A new book discovery start-up wants to challenge Amazon and Goodreads – when it comes to helping readers find good books and when it comes to giving publishers data they can use to sell more books.
Bookvibe, a project from data start-up Parakweet, aggregates book recommendations from users’ Twitter feeds. It doesn’t require you to buy anything or sign up for a new social networking service. For publishers and authors, Bookvibe searches the social Web to give them intelligence about who is reading their books, what they think of them and so on.
New book discovery is not really a problem for readers. For new authors and publishers, it’s a huge problem. Perhaps an even bigger problem? A dearth of data from the big ebook retailers on who their readers are and what they want. While the former problems of discovery may be made up or intractable, when it comes to reader data, that’s a real problem that can be solved.
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The rest of the day’s top news:
Does the Library of the Future Have Books? (Forbes)
With the rise of the Internet and, now, ebooks, digital technology is ubiquitous in libraries across the U.S. and around the world. But some libraries are taking that thought and running with it. Is it possible that libraries in the future won’t have any books?
Digital Publishing Start-up: A Case Study (Pub Perspectives)
In this must-read article, the proprietors of digital publishing start-up The Rogue Reader share with you what worked and what didn’t in a year of publishing and marketing books. Click.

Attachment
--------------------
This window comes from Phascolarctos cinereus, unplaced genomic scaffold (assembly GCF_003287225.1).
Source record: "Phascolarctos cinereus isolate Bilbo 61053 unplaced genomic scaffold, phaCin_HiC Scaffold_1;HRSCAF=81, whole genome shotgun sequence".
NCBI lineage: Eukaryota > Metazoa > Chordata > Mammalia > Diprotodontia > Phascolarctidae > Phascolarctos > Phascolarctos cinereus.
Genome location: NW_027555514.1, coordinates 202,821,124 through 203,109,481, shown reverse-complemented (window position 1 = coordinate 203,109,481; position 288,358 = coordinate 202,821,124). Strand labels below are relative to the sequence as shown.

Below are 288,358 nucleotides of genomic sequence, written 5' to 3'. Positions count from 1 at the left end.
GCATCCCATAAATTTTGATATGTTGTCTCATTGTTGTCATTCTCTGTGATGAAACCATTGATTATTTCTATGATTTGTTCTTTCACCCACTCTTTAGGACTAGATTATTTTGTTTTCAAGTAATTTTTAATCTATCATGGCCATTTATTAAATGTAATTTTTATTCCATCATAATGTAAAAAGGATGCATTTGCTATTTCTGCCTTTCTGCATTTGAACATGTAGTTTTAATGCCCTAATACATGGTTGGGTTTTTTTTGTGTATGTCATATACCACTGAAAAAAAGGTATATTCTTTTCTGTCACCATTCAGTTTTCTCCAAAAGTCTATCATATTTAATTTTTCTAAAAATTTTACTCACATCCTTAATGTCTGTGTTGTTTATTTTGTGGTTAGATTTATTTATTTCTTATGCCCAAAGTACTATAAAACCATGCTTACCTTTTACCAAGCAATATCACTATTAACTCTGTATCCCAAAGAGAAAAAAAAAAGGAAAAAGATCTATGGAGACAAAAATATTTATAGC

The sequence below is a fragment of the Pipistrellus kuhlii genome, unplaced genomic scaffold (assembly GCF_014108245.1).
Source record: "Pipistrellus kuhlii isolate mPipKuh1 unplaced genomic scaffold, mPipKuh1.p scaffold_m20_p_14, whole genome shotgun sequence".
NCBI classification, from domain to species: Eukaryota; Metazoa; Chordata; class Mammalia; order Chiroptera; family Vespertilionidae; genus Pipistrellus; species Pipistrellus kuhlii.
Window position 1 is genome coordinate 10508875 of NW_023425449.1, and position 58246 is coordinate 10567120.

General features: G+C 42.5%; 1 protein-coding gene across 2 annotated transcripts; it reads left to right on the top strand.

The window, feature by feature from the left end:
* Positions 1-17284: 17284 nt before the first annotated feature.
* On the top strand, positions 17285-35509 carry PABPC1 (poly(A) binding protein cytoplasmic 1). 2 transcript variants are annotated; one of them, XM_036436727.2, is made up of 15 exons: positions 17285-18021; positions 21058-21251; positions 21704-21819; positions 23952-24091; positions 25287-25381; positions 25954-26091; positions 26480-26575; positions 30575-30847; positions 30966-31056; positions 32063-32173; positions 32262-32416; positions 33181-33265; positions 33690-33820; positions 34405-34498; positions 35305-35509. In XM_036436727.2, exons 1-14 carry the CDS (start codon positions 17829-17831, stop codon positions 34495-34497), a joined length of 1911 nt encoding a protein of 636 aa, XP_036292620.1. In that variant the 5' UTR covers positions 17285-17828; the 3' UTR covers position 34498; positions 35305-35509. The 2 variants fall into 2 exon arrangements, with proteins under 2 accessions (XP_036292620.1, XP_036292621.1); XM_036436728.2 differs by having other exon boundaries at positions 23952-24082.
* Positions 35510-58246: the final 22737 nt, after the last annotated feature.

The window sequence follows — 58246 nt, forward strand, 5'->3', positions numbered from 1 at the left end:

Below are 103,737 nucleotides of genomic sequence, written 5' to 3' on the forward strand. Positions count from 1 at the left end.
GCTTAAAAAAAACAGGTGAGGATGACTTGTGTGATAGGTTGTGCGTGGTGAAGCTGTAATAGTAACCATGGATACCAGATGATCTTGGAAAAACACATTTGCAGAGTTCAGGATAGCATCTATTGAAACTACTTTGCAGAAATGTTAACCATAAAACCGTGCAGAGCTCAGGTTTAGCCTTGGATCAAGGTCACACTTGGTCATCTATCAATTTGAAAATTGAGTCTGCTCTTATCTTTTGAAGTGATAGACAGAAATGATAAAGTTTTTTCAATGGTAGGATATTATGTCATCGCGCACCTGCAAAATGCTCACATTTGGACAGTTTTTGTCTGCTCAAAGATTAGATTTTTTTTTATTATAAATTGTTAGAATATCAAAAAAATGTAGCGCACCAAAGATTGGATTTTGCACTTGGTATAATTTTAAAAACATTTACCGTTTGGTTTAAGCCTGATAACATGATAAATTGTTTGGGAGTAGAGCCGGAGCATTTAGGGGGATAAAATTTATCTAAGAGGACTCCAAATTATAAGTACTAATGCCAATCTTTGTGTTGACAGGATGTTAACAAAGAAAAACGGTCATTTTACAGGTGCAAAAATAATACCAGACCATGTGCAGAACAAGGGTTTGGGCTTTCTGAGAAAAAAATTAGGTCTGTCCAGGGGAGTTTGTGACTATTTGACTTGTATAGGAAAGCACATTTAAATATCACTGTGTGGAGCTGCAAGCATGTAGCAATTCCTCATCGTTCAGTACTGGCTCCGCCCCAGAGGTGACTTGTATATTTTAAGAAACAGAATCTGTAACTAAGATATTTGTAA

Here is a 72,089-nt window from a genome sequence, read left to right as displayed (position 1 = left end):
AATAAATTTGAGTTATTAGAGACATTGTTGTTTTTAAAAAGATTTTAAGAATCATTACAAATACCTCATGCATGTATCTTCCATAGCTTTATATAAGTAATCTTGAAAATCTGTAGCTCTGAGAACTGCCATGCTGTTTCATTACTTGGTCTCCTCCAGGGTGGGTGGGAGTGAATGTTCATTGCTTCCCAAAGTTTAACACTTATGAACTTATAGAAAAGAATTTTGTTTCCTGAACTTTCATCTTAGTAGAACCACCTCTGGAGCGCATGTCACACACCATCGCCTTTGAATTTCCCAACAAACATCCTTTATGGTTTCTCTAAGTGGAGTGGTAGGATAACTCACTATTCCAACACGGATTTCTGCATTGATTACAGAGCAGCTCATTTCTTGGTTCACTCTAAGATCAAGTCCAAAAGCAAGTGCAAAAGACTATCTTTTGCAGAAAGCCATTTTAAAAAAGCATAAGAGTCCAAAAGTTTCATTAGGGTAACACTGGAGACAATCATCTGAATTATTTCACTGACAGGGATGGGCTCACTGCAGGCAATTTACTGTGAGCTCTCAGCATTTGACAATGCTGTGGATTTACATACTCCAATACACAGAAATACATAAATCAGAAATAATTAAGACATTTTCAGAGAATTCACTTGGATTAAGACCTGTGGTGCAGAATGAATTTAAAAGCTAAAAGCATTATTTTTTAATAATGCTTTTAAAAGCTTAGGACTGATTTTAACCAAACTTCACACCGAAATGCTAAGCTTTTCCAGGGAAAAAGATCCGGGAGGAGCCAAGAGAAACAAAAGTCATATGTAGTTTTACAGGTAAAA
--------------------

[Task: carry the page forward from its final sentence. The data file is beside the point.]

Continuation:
Flagging Hunger Games Sales Drag Scholastic Earnings (DBW)
Scholastic had a great 2012, netting over $2 billion in revenues. That makes 2013 a year of “unfavorable comparisons” for the massive children’s publishing concern. Revenues were down in 2013 for the company of Katniss and Clifford the Big Red Dog. Read more.
The Future of Education (DBW)
Learning management systems play a central role in the future of higher education. And, increasingly, they’re being used as a way to organize and deliver content in the cloud and across the globe.
Apple: Lead Us to the Land of DRM-Free (Macworld)
One Apple observer thinks the tech giant is the best company for the job when it comes to leading the charge for digital-rights-management-free ebooks. Hey – it worked for songs.
Video Eroding Reading Advantage? (The Shatzkin Files)
One advantage the publishing industry has had against other media is that it’s relatively less resource-intensive to publish and distribute a book than to, say, make a blockbuster film. But with the new realities of video setting in, that cost advantage could be in danger.
Google Play Expands (The Digital Reader)
Google’s digital content platform Google Play is now in nine more European countries, including Denmark and Sweden.
BISG Launches Awards (PW)
The Book Industry Study Group has launched an awards program, meant to honor those in the industry who have made a contribution to publishing ecosystems. The awards will be given out at the organization’s annual meeting in New York this September.
Related: Digital Book Awards – Enter Today!
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